In 2 Timothy 1:5, Paul says “I am reminded of your sincere faith, a faith that dwelt first in your grandmother Lois and your mother Eunice and now, I am sure, dwells in you as well.” On Sunday, we considered that Timothy’s adult faith was simply a continuation of what he had been taught as a child, and how the faith of his mother and grandmother had been passed on to him.
But on a bigger scale this verse reminds us of the continuity of faith between what we might call “Old Testament” Judaism and “New Testament” Christianity. It reminds us that our faith in Jesus is not a brand-new thing but is rather a continuation of what God had been doing with Israel for centuries.
After all, the “sincere faith” that first dwelt in Lois and Eunice was, most likely, a faith in God which they had before they knew about Jesus. It was a faith like what we read about in Hebrews 11—a faith which believed God’s promises without fully knowing what those promises were going to look like when they were fulfilled.
Just think of Timothy as a child, being taught the Scripture like every other Jewish boy at the time (2 Timothy 3:15). Through those Scriptures, he was being taught to look for the Messiah, and as an adult he came to see that those sacred writings had been talking about Jesus all along. This means that when Timothy learned about Jesus and became a Christian, he didn’t become a follower of a totally new religion. Rather, he simply came to understand that Jesus was the fulfillment of the story of Israel, the one to whom the Scriptures had been pointing, and the answer to the promises they had been holding on to all along.
Paul points to this same experience in 2 Timothy 1:3: “I thank God whom I serve, as did my ancestors, with a clear conscience.” Paul served God, just like his Jewish ancestors did. They served God in the era of promise, and He served God in the era of fulfillment, and his faith in Jesus was simply the natural continuation of what had come before him.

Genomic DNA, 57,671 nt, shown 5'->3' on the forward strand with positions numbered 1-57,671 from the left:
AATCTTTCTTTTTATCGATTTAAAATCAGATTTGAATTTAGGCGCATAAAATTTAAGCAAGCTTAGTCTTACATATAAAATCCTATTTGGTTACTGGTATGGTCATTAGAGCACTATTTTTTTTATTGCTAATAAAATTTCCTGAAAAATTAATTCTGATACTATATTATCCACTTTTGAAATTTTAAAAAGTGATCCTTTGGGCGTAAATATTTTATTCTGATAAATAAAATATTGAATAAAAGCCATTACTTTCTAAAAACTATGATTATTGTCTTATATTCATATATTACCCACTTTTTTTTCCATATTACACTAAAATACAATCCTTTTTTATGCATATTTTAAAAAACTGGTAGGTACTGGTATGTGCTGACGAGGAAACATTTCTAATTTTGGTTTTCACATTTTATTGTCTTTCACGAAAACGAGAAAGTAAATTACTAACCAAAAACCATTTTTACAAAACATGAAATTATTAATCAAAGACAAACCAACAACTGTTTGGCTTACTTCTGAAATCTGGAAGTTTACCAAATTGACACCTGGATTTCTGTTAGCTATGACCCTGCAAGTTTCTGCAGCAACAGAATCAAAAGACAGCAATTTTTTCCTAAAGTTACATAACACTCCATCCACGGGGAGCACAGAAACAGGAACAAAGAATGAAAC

This all reminds us that after Jesus was crucified and resurrected, God did not press pause on His plan for Israel and spin up a whole new project called “The Church.” Instead, what God is doing in this era of history is simply a fulfillment of everything He had already promised to do. (Remember, even the word “church” itself is an Old Testament word, being used in the Greek Old Testament to refer to the assembly or congregation of Israel. To a 1st century Jew, “church” was just a standard Bible word for the gathered people of God.)
For Paul and Timothy and Lois and Eunice, following Jesus was simply the continuation of the faith that they had been a part of all along. And if you’re a Gentile like me, it’s important to be humbled by the reminder that we’ve been grafted in to the ancient tree of God’s promises to Abraham (Romans 11:13-24). The Bible is one big story that fits together beautifully, we are a part of something old and wonderful, and our walk with God will be enriched the more we remember this.